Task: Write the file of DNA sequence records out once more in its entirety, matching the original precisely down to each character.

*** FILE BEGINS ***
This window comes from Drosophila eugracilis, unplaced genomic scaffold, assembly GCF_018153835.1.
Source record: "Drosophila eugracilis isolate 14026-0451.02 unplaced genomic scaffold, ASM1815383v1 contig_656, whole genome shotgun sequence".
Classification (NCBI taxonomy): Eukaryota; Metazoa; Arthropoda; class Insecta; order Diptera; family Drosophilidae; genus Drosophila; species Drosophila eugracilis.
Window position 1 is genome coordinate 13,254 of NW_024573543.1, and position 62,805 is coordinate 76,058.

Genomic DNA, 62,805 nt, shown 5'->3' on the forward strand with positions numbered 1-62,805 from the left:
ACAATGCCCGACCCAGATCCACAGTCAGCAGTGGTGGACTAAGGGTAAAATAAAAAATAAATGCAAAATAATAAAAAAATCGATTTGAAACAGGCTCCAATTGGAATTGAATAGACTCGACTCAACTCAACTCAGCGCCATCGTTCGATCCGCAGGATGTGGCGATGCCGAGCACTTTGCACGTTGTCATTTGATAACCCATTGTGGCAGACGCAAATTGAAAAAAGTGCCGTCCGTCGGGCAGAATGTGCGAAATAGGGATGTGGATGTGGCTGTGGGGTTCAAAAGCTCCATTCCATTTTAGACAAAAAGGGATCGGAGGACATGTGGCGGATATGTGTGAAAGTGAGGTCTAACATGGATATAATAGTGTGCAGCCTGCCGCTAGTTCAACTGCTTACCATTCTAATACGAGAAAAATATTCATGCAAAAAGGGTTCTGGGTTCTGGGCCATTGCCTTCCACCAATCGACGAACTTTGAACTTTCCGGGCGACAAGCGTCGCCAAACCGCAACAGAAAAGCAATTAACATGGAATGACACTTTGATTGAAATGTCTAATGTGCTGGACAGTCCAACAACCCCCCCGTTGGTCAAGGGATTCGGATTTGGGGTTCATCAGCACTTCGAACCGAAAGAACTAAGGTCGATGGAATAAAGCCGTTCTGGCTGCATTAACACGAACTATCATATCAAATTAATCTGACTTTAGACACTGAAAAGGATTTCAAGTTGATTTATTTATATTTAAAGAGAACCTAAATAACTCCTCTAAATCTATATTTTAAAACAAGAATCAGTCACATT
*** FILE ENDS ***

This window comes from Drosophila eugracilis, unplaced genomic scaffold, assembly GCF_018153835.1.
Source record: "Drosophila eugracilis isolate 14026-0451.02 unplaced genomic scaffold, ASM1815383v1 contig_656, whole genome shotgun sequence".
Classification (NCBI taxonomy): Eukaryota; Metazoa; Arthropoda; class Insecta; order Diptera; family Drosophilidae; genus Drosophila; species Drosophila eugracilis.
Window position 1 is genome coordinate 13,254 of NW_024573543.1, and position 62,805 is coordinate 76,058.

Genomic DNA, 62,805 nt, shown 5'->3' on the forward strand with positions numbered 1-62,805 from the left:
ACAATGCCCGACCCAGATCCACAGTCAGCAGTGGTGGACTAAGGGTAAAATAAAAAATAAATGCAAAATAATAAAAAAATCGATTTGAAACAGGCTCCAATTGGAATTGAATAGACTCGACTCAACTCAACTCAGCGCCATCGTTCGATCCGCAGGATGTGGCGATGCCGAGCACTTTGCACGTTGTCATTTGATAACCCATTGTGGCAGACGCAAATTGAAAAAAGTGCCGTCCGTCGGGCAGAATGTGCGAAATAGGGATGTGGATGTGGCTGTGGGGTTCAAAAGCTCCATTCCATTTTAGACAAAAAGGGATCGGAGGACATGTGGCGGATATGTGTGAAAGTGAGGTCTAACATGGATATAATAGTGTGCAGCCTGCCGCTAGTTCAACTGCTTACCATTCTAATACGAGAAAAATATTCATGCAAAAAGGGTTCTGGGTTCTGGGCCATTGCCTTCCACCAATCGACGAACTTTGAACTTTCCGGGCGACAAGCGTCGCCAAACCGCAACAGAAAAGCAATTAACATGGAATGACACTTTGATTGAAATGTCTAATGTGCTGGACAGTCCAACAACCCCCCCGTTGGTCAAGGGATTCGGATTTGGGGTTCATCAGCACTTCGAACCGAAAGAACTAAGGTCGATGGAATAAAGCCGTTCTGGCTGCATTAACACGAACTATCATATCAAATTAATCTGACTTTAGACACTGAAAAGGATTTCAAGTTGATTTATTTATATTTAAAGAGAACCTAAATAACTCCTCTAAATCTATATTTTAAAACAAGAATCAGTCACATT